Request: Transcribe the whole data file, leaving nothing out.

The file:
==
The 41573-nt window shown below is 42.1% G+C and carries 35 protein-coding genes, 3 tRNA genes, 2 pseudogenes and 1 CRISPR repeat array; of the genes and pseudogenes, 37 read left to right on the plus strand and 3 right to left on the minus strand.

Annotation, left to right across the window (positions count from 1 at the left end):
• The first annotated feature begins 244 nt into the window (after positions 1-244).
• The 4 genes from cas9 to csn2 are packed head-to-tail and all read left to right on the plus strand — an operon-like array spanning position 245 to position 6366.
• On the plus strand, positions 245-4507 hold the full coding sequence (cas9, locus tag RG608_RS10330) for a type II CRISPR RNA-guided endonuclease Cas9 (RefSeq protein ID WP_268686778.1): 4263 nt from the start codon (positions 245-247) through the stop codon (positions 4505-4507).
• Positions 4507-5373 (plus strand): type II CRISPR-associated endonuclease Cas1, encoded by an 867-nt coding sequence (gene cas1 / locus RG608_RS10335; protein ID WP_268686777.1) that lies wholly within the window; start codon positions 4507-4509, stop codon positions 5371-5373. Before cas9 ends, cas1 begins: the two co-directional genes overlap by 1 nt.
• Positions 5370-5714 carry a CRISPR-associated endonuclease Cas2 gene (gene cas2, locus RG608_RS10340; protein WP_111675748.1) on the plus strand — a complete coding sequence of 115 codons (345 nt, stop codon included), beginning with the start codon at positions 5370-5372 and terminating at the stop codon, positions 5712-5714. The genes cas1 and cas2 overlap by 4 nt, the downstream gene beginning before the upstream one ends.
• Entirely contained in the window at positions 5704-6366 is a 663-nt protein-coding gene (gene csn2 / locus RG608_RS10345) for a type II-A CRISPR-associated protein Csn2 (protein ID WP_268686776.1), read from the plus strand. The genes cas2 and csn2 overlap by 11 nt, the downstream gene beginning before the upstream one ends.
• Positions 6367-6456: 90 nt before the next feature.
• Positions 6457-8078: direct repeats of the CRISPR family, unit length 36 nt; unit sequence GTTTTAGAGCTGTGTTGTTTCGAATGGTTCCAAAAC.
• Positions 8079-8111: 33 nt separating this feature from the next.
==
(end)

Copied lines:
The 41573-nt window shown below is 42.1% G+C and carries 35 protein-coding genes, 3 tRNA genes, 2 pseudogenes and 1 CRISPR repeat array; of the genes and pseudogenes, 37 read left to right on the plus strand and 3 right to left on the minus strand.

Annotation, left to right across the window (positions count from 1 at the left end):
• The first annotated feature begins 244 nt into the window (after positions 1-244).
• The 4 genes from cas9 to csn2 are packed head-to-tail and all read left to right on the plus strand — an operon-like array spanning position 245 to position 6366.
• On the plus strand, positions 245-4507 hold the full coding sequence (cas9, locus tag RG608_RS10330) for a type II CRISPR RNA-guided endonuclease Cas9 (RefSeq protein ID WP_268686778.1): 4263 nt from the start codon (positions 245-247) through the stop codon (positions 4505-4507).
• Positions 4507-5373 (plus strand): type II CRISPR-associated endonuclease Cas1, encoded by an 867-nt coding sequence (gene cas1 / locus RG608_RS10335; protein ID WP_268686777.1) that lies wholly within the window; start codon positions 4507-4509, stop codon positions 5371-5373. Before cas9 ends, cas1 begins: the two co-directional genes overlap by 1 nt.
• Positions 5370-5714 carry a CRISPR-associated endonuclease Cas2 gene (gene cas2, locus RG608_RS10340; protein WP_111675748.1) on the plus strand — a complete coding sequence of 115 codons (345 nt, stop codon included), beginning with the start codon at positions 5370-5372 and terminating at the stop codon, positions 5712-5714. The genes cas1 and cas2 overlap by 4 nt, the downstream gene beginning before the upstream one ends.
• Entirely contained in the window at positions 5704-6366 is a 663-nt protein-coding gene (gene csn2 / locus RG608_RS10345) for a type II-A CRISPR-associated protein Csn2 (protein ID WP_268686776.1), read from the plus strand. The genes cas2 and csn2 overlap by 11 nt, the downstream gene beginning before the upstream one ends.
• Positions 6367-6456: 90 nt before the next feature.
• Positions 6457-8078: direct repeats of the CRISPR family, unit length 36 nt; unit sequence GTTTTAGAGCTGTGTTGTTTCGAATGGTTCCAAAAC.
• Positions 8079-8111: 33 nt separating this feature from the next.